What if we had the same determination to fulfil God's wishes. He can worry about logistics and we just sit waiting with the rope telling any skeptics to go to bed.
Maybe the commercial isn't great for Wal-mart (because you don' know who the ad is for until beyond this scene), but it is great for God moments.
PS: If you want to watch the commercial, here it is: http://www.youtube.com/watch?v=HwVT_bQVO4A
Wednesday, December 16, 2009
Well, today--probably 5 or 6 years later--I was talking to this friend again and this incident came up. She admitted it was something she had always regretted, so she stopped regretting and did something about it. She decided she would send the other girl a facebook message regarding their conversation in the car 6 years ago. Well, days turned to weeks and weeks turned to months and she hadn't sent the message yet. It was as if God told her, "Stop putting this off! Stop putting Me off!" That very night (at 1 am) she wrote a facebook message explaining how we don't need to be fearful of dying because Jesus died for us. She said she doesn't remember what she said, meaning she didn't write it; God did.
I'd be taking creative liberties if I said the girl confessed her sins, accepted Jesus that second, and died the next day. No, instead my friend has heard nothing. And she doesn't expect to, but the funny thing is that she's ok with that.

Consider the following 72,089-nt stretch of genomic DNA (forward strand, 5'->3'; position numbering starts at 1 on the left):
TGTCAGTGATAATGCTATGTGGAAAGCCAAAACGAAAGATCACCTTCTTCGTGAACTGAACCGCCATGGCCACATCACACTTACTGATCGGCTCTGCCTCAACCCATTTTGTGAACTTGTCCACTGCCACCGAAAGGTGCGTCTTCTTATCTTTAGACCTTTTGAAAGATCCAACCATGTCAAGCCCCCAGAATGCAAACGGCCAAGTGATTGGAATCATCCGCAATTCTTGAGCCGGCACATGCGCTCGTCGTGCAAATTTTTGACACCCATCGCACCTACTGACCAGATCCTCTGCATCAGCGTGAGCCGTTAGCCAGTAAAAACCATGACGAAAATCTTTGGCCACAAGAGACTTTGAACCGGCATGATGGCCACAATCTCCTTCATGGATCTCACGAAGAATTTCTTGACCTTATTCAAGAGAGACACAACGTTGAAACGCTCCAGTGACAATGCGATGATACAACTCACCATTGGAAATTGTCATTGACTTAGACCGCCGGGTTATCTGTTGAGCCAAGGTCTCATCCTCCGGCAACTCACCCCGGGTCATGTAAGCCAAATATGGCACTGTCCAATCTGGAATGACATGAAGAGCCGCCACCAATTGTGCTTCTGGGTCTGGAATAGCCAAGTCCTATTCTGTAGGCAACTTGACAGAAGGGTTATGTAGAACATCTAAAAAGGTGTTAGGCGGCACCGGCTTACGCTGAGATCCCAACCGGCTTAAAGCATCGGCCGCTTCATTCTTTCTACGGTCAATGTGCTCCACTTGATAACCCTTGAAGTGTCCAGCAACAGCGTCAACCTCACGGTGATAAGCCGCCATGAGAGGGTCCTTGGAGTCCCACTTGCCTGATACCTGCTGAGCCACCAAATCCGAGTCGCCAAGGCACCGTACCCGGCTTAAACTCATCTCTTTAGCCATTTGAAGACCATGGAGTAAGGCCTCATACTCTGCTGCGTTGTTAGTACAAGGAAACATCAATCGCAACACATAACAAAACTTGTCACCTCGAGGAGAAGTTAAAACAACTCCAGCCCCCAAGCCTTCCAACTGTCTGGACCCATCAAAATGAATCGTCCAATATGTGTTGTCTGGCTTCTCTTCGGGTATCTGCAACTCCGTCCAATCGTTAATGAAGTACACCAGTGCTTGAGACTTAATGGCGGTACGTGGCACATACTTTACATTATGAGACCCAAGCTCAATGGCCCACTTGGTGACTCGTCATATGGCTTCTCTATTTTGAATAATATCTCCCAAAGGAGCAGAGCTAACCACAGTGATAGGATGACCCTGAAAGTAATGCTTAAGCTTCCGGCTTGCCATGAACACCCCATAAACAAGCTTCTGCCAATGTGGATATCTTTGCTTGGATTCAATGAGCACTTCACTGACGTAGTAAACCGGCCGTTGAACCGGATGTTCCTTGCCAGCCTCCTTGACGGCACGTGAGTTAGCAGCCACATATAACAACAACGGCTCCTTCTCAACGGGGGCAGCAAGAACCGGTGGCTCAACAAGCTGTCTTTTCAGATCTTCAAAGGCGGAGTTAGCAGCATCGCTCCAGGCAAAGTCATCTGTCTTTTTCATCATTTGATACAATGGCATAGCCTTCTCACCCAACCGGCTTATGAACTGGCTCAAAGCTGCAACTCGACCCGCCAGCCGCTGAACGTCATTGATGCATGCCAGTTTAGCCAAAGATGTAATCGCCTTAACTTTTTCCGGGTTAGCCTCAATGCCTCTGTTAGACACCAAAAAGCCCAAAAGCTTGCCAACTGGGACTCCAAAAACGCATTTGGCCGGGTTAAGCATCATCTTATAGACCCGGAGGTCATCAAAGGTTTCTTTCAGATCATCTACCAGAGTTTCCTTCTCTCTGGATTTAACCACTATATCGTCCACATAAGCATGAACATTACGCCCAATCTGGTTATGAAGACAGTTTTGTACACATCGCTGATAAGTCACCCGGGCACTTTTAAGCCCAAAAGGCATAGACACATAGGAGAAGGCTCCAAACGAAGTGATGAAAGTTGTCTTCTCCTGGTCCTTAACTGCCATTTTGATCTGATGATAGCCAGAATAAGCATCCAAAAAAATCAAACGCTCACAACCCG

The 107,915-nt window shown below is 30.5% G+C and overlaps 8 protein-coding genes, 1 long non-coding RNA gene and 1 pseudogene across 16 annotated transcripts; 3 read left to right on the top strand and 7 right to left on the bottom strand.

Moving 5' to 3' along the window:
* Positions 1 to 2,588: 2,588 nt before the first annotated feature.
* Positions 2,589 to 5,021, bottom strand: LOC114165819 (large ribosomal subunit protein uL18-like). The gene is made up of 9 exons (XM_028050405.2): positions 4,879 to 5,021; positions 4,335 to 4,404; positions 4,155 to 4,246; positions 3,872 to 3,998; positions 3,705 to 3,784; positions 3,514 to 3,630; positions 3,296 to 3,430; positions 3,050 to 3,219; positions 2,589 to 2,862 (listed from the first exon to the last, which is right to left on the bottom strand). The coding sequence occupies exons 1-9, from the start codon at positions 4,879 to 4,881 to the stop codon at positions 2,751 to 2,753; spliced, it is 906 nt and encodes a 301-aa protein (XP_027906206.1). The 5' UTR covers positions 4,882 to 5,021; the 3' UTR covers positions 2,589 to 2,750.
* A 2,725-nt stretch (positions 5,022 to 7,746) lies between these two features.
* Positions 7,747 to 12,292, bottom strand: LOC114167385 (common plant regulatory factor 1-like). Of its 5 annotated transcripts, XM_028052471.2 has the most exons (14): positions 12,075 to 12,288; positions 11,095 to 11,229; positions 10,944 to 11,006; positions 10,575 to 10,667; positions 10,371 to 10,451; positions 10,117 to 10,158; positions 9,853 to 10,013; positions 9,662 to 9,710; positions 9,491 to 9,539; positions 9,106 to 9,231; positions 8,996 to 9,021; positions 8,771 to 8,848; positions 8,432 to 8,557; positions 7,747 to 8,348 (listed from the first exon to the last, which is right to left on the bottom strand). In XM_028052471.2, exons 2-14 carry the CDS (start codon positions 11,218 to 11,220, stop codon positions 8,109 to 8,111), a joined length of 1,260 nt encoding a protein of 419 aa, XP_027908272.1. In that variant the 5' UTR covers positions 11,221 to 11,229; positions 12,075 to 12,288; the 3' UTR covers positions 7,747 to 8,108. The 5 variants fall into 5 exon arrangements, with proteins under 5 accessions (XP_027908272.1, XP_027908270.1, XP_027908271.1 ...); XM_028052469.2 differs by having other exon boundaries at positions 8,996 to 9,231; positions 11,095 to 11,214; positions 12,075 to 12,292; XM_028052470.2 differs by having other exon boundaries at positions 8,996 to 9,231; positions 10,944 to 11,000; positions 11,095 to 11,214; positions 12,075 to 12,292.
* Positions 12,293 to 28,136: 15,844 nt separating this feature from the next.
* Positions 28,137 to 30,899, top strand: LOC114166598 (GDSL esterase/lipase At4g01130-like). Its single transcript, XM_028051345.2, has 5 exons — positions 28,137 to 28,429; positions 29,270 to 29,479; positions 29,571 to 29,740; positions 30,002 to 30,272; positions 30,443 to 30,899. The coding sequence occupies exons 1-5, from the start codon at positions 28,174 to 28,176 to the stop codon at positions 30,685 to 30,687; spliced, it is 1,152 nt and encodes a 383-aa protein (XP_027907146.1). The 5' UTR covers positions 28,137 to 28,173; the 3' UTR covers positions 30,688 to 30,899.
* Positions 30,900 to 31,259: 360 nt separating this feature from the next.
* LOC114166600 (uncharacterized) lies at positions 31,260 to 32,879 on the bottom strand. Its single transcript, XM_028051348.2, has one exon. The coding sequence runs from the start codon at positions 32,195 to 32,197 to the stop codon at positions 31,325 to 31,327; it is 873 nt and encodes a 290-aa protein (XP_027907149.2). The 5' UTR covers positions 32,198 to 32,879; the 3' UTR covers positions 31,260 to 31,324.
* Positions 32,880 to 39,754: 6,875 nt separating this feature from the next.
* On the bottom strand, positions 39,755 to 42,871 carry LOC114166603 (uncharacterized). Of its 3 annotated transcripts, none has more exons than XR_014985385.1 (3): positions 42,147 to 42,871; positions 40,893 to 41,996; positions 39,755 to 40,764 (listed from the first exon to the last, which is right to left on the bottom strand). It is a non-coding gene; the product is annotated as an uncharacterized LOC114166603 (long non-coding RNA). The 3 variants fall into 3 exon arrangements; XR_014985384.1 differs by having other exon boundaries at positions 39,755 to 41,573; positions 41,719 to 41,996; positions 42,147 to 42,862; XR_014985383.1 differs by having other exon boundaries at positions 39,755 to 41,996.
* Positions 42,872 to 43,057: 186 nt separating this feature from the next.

It's only ok to accept silence after you've done what God has asked you to do. Don't be silent until then. Don't spend 5 or 6 years regretting being silent. Do something about it. Do it now.
Friday, December 11, 2009
Going to school a million miles away from home has made me a frequent flier. I think in terms of flights and never put anything I can't take on an airplane in my purse for fear that it won't leave before I fly next and therefore will be confiscated. I store my 3oz liquids in quart-sized Ziploc bags. Flying is the story of my life. This year alone I've flown 15 times (not counting lay-overs). I'm pretty sure that qualifies me as being able to go through the expert traveler line at security.
Well, today I flew on autopilot (pun unintended). I went through security, took of my shoes, pulled out my bag of liquids, arranged my bags in order so that it's easiest to pick them up on the other side, and walked through the metal detector. This no longer worries me. I've been selected for extra screening in the past; I've got nothing to hide therefore don't mind the magic wand. Today, I made it through and was waiting for my bags when I heard it, "Bag check!" Crap. It's mine. "Laptop!" CRAP! How often do I fly? When is the last time I flew? Not really a big deal, they pulled my laptop out and run the bag through again, but I felt like an idiot. I should know better. I think I forgot I had it with me because last time I flew (two weeks ago) I didn't bring it.
Just wait, it gets better.